As we stated in the Jennings case, res judicata is not applicable under the circumstances here presented. Quite apart from petitioner's inability to appeal from his original conviction, the voluntariness of the confession in this case would be subject to scrutiny on a post-conviction hearing because of newly discovered evidence of perjury with respect to testimony bearing on the confession issue. Moreover, res judicata can have no application to petitioner's allegation of knowing use of perjured testimony which was not, and could not, have been tried out at the original trial, and as to which new evidence must of necessity have been considered.

The hearing on a post-conviction petition is a new and independent investigation, with the hearing court authorized and required to use any proper procedure necessary and appropriate in order to discharge its duty of determining the existence or nonexistence of facts which would constitute a denial of a claimed constitutional right. To hold, as the People contend, that the post-conviction hearing is but a form of appeal or limited review, in the course of which the hearing court is confined to a consideration of the testimony given at the original trial, would in no wise afford the petitioner the full and complete hearing upon his constitutional claims that was intended and to which we have held he is entitled. The contentions of the People overlook the fact that we are dealing here with a statute creating a new remedy designed to bridge the gaps between the pre-existing Illinois remedies and the remedy by way of Federal habeas corpus. (Jenner, The Illinois Post-Conviction Hearing Act, Smith-Hurd Ill. Ann. Stat., chap. 38, supp. following par. 825; 9 F.R.D. 347.) In a Federal habeas corpus proceeding, it is held that a trial court loses jurisdiction if there is a violation of constitutional right in the trial, or in proceedings leading up to it. (Dowd v. United States, 340 U.S. 206; Waley v. Johnston, 316 U.S. 101; Johnson v. Zerbst, 304 U.S. 458; Cf.: United States v. Hayman, 342 U.S. 205.) In such a proceeding, therefore, the adjudication at the original trial is not conclusive. If the Post-Conviction Hearing Act is to serve its purpose res judicata cannot be an automatic barrier to an investigation into alleged deprivations of constitutional rights.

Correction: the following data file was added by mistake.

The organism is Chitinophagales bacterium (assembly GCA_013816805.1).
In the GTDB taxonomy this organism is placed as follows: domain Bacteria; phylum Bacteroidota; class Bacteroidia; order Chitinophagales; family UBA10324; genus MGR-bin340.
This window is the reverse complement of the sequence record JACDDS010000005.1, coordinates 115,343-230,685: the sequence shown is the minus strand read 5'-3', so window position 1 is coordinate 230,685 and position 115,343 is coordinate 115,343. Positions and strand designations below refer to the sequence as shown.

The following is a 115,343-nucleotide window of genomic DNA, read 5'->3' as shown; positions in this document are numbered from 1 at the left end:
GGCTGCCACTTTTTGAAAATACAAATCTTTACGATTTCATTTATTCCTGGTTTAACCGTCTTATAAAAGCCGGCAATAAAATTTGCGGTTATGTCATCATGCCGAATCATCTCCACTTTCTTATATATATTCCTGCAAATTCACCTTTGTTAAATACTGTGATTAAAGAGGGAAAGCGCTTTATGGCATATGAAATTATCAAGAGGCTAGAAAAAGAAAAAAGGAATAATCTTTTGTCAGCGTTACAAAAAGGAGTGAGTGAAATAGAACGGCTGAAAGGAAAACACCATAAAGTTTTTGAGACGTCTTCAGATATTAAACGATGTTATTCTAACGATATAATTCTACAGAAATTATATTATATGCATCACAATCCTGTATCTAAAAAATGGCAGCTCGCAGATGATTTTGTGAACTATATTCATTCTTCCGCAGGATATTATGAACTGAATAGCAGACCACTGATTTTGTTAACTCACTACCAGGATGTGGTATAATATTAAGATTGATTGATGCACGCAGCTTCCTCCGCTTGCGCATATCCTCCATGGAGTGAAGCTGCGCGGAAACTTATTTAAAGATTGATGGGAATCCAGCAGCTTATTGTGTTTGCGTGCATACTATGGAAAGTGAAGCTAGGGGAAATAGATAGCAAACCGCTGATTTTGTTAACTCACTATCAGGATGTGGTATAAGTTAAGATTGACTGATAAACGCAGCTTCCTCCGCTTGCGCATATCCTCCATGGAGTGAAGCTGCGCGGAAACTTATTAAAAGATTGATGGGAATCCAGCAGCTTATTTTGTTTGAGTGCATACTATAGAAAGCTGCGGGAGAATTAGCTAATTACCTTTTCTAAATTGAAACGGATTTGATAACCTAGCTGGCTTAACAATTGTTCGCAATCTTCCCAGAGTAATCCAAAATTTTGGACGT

To hold that the post-conviction court may not go beyond the original record in determining such claims would still leave claimants without an adequate remedy and would merely add to the procedural difficulties which the statute was intended to cure. Beginning with People v. Dale, 406 Ill. 238, our decisions have made it clear that a post-conviction proceeding is not an appeal or a limited review by an intermediate court, but is an original proceeding in which a petitioner who complies with the requirements of the statute is entitled to a full judicial hearing upon the merits of the constitutional claims asserted. We conclude that the court did not exceed its authority when it reheard the evidence upon the claim asserted or when it permitted new and additional evidence to be introduced.

The judgment of the criminal court of Cook County is affirmed.

Judgment affirmed.

19530924

© 2002 VersusLaw Inc.